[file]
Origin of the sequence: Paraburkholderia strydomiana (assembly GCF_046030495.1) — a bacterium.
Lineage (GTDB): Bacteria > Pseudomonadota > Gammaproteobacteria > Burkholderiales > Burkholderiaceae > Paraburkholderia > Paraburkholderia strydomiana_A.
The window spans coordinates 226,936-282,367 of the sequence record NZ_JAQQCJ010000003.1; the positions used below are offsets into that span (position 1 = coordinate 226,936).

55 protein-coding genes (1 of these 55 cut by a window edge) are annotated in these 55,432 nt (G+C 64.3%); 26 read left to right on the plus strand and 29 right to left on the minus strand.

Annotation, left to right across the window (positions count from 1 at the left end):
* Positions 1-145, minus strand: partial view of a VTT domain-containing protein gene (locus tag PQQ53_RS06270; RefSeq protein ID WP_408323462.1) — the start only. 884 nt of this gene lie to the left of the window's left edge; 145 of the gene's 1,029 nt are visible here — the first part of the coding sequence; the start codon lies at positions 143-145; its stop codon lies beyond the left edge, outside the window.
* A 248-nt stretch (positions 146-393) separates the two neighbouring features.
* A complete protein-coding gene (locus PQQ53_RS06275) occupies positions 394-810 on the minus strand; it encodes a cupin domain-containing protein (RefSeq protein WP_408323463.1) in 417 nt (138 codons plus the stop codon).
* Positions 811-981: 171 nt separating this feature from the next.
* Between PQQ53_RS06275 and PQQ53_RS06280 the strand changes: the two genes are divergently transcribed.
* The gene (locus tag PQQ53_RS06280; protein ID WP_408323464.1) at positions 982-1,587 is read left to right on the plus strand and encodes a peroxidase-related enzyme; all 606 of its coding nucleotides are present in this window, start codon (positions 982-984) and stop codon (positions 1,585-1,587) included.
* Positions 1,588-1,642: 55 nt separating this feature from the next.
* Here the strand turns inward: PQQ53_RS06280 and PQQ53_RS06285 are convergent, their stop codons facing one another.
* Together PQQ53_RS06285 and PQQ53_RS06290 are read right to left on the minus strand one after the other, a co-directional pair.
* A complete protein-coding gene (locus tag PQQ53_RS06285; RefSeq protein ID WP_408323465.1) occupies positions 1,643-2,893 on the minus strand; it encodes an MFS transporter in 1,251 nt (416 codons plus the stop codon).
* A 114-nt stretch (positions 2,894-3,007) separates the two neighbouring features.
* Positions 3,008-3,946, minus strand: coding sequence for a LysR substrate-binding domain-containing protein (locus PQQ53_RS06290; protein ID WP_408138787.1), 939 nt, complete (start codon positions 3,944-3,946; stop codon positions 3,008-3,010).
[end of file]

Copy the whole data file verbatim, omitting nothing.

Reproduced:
Origin of the sequence: Paraburkholderia strydomiana (assembly GCF_046030495.1) — a bacterium.
Lineage (GTDB): Bacteria > Pseudomonadota > Gammaproteobacteria > Burkholderiales > Burkholderiaceae > Paraburkholderia > Paraburkholderia strydomiana_A.
The window spans coordinates 226,936-282,367 of the sequence record NZ_JAQQCJ010000003.1; the positions used below are offsets into that span (position 1 = coordinate 226,936).

55 protein-coding genes (1 of these 55 cut by a window edge) are annotated in these 55,432 nt (G+C 64.3%); 26 read left to right on the plus strand and 29 right to left on the minus strand.

Annotation, left to right across the window (positions count from 1 at the left end):
* Positions 1-145, minus strand: partial view of a VTT domain-containing protein gene (locus tag PQQ53_RS06270; RefSeq protein ID WP_408323462.1) — the start only. 884 nt of this gene lie to the left of the window's left edge; 145 of the gene's 1,029 nt are visible here — the first part of the coding sequence; the start codon lies at positions 143-145; its stop codon lies beyond the left edge, outside the window.
* A 248-nt stretch (positions 146-393) separates the two neighbouring features.
* A complete protein-coding gene (locus PQQ53_RS06275) occupies positions 394-810 on the minus strand; it encodes a cupin domain-containing protein (RefSeq protein WP_408323463.1) in 417 nt (138 codons plus the stop codon).
* Positions 811-981: 171 nt separating this feature from the next.
* Between PQQ53_RS06275 and PQQ53_RS06280 the strand changes: the two genes are divergently transcribed.
* The gene (locus tag PQQ53_RS06280; protein ID WP_408323464.1) at positions 982-1,587 is read left to right on the plus strand and encodes a peroxidase-related enzyme; all 606 of its coding nucleotides are present in this window, start codon (positions 982-984) and stop codon (positions 1,585-1,587) included.
* Positions 1,588-1,642: 55 nt separating this feature from the next.
* Here the strand turns inward: PQQ53_RS06280 and PQQ53_RS06285 are convergent, their stop codons facing one another.
* Together PQQ53_RS06285 and PQQ53_RS06290 are read right to left on the minus strand one after the other, a co-directional pair.
* A complete protein-coding gene (locus tag PQQ53_RS06285; RefSeq protein ID WP_408323465.1) occupies positions 1,643-2,893 on the minus strand; it encodes an MFS transporter in 1,251 nt (416 codons plus the stop codon).
* A 114-nt stretch (positions 2,894-3,007) separates the two neighbouring features.
* Positions 3,008-3,946, minus strand: coding sequence for a LysR substrate-binding domain-containing protein (locus PQQ53_RS06290; protein ID WP_408138787.1), 939 nt, complete (start codon positions 3,944-3,946; stop codon positions 3,008-3,010).